the locking unit includes a plunger disposed at least partially within the spindle cavity and a coupler with a central bore, the plunger extending through the coupler bore such that the coupler is rotatably slidable upon the plunger, the coupler having a projection extending generally perpendicularly with respect to the axis, having an outer end disposed within the coupler spindle outer opening, and being disposeable within the retractor spindle recess when the locking unit is located in the unlocked position so as to operatively couple the handle with the latch such that when the handle rotates about the axis, the retractor spindle projection displaces the latch.
21. An electronic lock comprising:
a fixed base member;
a latch linearly displaceable between an extended position and a retracted position;
a retractor spindle configured to displace the latch toward the retracted position;
a handle rotatable about an axis, operatively coupled with the latch and configured to displace the latch toward the retracted position when the handle rotatably displaces about the axis;
a lock member coupled with the retractor spindle and linearly displaceable between a locked position, at which the lock member is engaged with the base member so as to substantially prevent rotation of the handle about the handle axis, and an unlocked position at which the locking member is noncoupled with the base member such that the handle is rotatable about the handle axis;
a motor having a shaft rotatable about a central axis;
a coupler spring having a first end coupled with the locking member and a second, opposing end; and
a drive spring coupled with the motor shaft and threadably engaged with the coupler spring second end such that rotation of the motor shaft displaces the coupler spring generally linearly along the axis to move the lock member between the locked and unlocked positions.
22. An actuator assembly for an electronic lock, the lock including a locking member linearly displaceable between locked and unlocked positions, the actuator comprising:
a motor having a shaft rotatable about a central axis;
a coupler spring having a first end coupled with the locking member and a second, opposing end; and
a drive member one of coupled with and integrally formed with the motor shaft and engaged with the coupler spring second end, the drive member having at least one helical drive surface contactable with at least one coil of the coupler spring such that rotation of the motor shaft displaces the coupler spring generally linearly along the axis to move the locking member between the locked and unlocked positions, wherein the drive member includes a helical spring having a first end threadably engaged with the coupler spring and a second end connected with the motor shaft.
Description
RELATED APPLICATIONS

This application is a 371 of PCT/US2006/026572, filed on Jul. 7, 2006, which claims the benefit of U.S. Provisional Patent Application No. 60/697,347, filed on Jul. 7, 2005.

BACKGROUND OF THE INVENTION

The present invention relates to electronic locks, and more particularly to actuator devices for such electronic locks.

Electronic locks typically include an actuator assembly for displacing a lock member to alternatively lock and unlock a door, cabinet, or other barrier secured by the lock. Often, such lock members include a plunger, a cam or similar coupler that is operably connected to a motor, solenoid, etc. that displaces the lock member in alternative directions. The lock member may be connected with the motor through a variety of means, such as a gear train, a bar mechanism, or other linkage.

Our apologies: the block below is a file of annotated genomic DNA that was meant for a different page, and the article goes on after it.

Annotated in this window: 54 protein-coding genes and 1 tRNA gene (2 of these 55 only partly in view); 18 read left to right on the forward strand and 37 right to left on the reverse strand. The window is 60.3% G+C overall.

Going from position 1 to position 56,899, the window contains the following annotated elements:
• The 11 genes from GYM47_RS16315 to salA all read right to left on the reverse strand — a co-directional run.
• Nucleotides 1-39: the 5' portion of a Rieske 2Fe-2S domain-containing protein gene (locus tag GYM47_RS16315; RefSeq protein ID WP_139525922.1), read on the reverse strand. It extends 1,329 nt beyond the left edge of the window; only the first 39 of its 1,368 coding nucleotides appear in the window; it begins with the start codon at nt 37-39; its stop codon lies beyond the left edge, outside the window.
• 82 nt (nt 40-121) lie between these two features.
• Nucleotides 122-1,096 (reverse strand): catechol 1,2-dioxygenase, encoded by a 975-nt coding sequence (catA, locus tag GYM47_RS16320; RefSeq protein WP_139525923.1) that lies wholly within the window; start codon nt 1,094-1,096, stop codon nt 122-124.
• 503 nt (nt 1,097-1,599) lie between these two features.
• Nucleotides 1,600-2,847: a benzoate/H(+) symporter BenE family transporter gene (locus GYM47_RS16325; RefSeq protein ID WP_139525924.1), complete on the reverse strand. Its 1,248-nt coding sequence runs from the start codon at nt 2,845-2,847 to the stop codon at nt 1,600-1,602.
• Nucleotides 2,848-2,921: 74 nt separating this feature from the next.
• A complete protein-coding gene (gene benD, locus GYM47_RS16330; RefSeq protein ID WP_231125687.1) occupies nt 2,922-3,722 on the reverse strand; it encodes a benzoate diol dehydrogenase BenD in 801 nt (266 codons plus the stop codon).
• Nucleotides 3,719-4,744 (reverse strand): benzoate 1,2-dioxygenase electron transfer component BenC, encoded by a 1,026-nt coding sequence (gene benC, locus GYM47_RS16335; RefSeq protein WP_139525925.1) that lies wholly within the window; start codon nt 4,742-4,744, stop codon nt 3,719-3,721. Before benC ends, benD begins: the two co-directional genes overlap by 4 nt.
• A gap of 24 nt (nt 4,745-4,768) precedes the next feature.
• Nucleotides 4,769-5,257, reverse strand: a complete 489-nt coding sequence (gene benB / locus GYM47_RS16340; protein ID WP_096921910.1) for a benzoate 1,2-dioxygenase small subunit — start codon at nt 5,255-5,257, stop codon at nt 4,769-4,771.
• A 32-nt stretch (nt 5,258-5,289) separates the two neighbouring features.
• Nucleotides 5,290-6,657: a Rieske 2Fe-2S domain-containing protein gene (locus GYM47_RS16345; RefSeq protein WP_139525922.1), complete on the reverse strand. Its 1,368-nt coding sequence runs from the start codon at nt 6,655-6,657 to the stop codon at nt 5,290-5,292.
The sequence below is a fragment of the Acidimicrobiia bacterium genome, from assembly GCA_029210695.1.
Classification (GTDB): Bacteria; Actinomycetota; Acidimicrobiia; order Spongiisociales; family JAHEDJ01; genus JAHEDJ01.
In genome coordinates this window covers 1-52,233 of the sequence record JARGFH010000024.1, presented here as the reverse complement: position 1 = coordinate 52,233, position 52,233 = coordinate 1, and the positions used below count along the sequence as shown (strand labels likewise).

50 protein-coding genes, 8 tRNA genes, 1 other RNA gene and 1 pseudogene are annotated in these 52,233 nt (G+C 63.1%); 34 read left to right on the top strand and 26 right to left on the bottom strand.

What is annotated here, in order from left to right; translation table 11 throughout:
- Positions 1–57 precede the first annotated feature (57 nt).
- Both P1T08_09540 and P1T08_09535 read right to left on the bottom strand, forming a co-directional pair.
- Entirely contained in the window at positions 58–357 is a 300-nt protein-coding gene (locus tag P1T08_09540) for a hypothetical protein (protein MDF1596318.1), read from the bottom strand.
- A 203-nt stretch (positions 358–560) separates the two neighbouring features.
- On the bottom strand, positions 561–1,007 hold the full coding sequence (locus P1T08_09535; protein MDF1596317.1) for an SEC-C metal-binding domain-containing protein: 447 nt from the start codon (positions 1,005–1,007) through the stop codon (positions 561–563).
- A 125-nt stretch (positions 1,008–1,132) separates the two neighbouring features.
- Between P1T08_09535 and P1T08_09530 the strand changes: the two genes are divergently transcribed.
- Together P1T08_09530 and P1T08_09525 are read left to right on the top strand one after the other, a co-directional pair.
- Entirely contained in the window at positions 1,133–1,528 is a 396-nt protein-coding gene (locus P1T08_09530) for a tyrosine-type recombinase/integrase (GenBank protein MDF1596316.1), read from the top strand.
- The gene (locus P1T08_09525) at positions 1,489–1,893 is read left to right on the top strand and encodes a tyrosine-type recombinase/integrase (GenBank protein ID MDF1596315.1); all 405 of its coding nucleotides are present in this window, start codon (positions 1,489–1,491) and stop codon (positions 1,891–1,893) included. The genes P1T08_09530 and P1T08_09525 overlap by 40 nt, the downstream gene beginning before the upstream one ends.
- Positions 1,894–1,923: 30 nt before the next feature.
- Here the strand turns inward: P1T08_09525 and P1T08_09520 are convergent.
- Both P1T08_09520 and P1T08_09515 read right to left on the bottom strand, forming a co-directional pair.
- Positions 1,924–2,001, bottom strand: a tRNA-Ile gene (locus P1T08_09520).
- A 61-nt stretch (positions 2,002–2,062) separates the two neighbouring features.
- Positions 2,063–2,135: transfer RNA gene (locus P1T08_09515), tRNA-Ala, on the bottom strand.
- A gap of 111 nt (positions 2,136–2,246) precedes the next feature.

SUMMARY OF THE INVENTION

In one aspect, the present invention is an actuator assembly for an electronic lock, the lock including a lock member linearly displaceable between a locked position and an unlocked position. The actuator comprises a motor having a shaft rotatable about a central axis and a coupler spring disposed about the axis and having a first end coupled with the lock member and a second, opposing end. A drive member is either coupled with, or integrally formed with, the motor shaft and has a helical drive surface threadably engaged with the coupler spring second end. As such, rotation of the motor shaft displaces the coupler spring generally linearly along the axis to move the lock member between the locked and unlocked positions.

In another aspect, the present invention is again an actuator assembly for an electronic lock, the lock including a lock member linearly displaceable between a locked position and an unlocked position. The actuator comprises a motor having a shaft rotatable about a central axis and a coupler spring having a first end coupled with the lock member and a second, opposing end. A drive spring is coupled with the motor shaft and is threadably engaged with the coupler spring second end. As such, rotation of the motor shaft displaces the coupler spring generally linearly along the axis to move the lock member between the locked and unlocked positions.

In a further aspect, the present invention is an electronic lock comprising a linearly displaceable latch and a rotatable handle operatively coupleable with the latch. A lock member is linearly displaceable between a locked position, at which the handle is noncoupled with latch, and an unlocked position at which the lock member operatively couples the handle with the latch. A motor has a shaft rotatable about a central axis and a coupler spring has a first end coupled with the locking member and a second, opposing end. Further, a drive spring is coupled with the motor shaft and threadably engaged with the coupler spring second end. As such, rotation of the motor shaft displaces the coupler spring generally linearly along the axis to move the lock member between the locked and unlocked positions.